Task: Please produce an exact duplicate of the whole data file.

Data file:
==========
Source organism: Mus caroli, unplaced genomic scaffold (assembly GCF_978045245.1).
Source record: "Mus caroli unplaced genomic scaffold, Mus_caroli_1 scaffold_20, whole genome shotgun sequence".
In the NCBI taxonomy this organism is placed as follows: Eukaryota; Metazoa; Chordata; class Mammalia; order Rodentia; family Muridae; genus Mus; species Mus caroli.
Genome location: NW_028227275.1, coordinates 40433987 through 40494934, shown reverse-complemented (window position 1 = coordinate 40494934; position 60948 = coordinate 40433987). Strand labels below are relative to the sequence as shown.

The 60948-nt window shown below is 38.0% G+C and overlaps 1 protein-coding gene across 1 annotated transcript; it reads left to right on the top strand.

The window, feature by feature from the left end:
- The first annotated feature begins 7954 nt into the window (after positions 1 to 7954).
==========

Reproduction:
Source organism: Mus caroli, unplaced genomic scaffold (assembly GCF_978045245.1).
Source record: "Mus caroli unplaced genomic scaffold, Mus_caroli_1 scaffold_20, whole genome shotgun sequence".
In the NCBI taxonomy this organism is placed as follows: Eukaryota; Metazoa; Chordata; class Mammalia; order Rodentia; family Muridae; genus Mus; species Mus caroli.
Genome location: NW_028227275.1, coordinates 40433987 through 40494934, shown reverse-complemented (window position 1 = coordinate 40494934; position 60948 = coordinate 40433987). Strand labels below are relative to the sequence as shown.

The 60948-nt window shown below is 38.0% G+C and overlaps 1 protein-coding gene across 1 annotated transcript; it reads left to right on the top strand.

The window, feature by feature from the left end:
- The first annotated feature begins 7954 nt into the window (after positions 1 to 7954).